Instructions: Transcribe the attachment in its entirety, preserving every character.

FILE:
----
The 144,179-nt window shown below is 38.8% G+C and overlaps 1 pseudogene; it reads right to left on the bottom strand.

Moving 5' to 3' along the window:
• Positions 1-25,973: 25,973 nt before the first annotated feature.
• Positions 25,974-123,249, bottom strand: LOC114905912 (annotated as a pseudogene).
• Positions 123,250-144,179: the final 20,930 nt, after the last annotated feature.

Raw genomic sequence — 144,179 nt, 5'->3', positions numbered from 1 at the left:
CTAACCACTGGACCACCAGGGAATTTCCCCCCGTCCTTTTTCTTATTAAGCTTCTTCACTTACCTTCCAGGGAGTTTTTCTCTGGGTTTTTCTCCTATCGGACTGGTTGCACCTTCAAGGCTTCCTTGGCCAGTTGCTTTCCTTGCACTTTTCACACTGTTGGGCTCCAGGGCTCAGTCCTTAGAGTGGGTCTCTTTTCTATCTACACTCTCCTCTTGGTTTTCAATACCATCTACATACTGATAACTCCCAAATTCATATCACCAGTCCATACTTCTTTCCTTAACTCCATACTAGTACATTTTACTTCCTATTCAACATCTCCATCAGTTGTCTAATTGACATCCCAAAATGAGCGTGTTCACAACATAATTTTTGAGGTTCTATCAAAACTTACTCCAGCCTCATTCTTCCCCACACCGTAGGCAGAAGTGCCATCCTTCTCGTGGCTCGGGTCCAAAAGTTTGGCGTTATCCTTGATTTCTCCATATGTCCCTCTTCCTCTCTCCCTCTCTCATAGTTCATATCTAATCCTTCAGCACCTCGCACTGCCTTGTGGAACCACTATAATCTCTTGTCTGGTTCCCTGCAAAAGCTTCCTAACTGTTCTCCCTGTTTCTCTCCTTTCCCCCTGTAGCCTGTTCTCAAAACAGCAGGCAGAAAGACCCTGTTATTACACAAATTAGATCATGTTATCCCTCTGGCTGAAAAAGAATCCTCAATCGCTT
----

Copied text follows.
The 144,179-nt window shown below is 38.8% G+C and overlaps 1 pseudogene; it reads right to left on the bottom strand.

Moving 5' to 3' along the window:
• Positions 1-25,973: 25,973 nt before the first annotated feature.
• Positions 25,974-123,249, bottom strand: LOC114905912 (annotated as a pseudogene).
• Positions 123,250-144,179: the final 20,930 nt, after the last annotated feature.

Raw genomic sequence — 144,179 nt, 5'->3', positions numbered from 1 at the left:
CTAACCACTGGACCACCAGGGAATTTCCCCCCGTCCTTTTTCTTATTAAGCTTCTTCACTTACCTTCCAGGGAGTTTTTCTCTGGGTTTTTCTCCTATCGGACTGGTTGCACCTTCAAGGCTTCCTTGGCCAGTTGCTTTCCTTGCACTTTTCACACTGTTGGGCTCCAGGGCTCAGTCCTTAGAGTGGGTCTCTTTTCTATCTACACTCTCCTCTTGGTTTTCAATACCATCTACATACTGATAACTCCCAAATTCATATCACCAGTCCATACTTCTTTCCTTAACTCCATACTAGTACATTTTACTTCCTATTCAACATCTCCATCAGTTGTCTAATTGACATCCCAAAATGAGCGTGTTCACAACATAATTTTTGAGGTTCTATCAAAACTTACTCCAGCCTCATTCTTCCCCACACCGTAGGCAGAAGTGCCATCCTTCTCGTGGCTCGGGTCCAAAAGTTTGGCGTTATCCTTGATTTCTCCATATGTCCCTCTTCCTCTCTCCCTCTCTCATAGTTCATATCTAATCCTTCAGCACCTCGCACTGCCTTGTGGAACCACTATAATCTCTTGTCTGGTTCCCTGCAAAAGCTTCCTAACTGTTCTCCCTGTTTCTCTCCTTTCCCCCTGTAGCCTGTTCTCAAAACAGCAGGCAGAAAGACCCTGTTATTACACAAATTAGATCATGTTATCCCTCTGGCTGAAAAAGAATCCTCAATCGCTT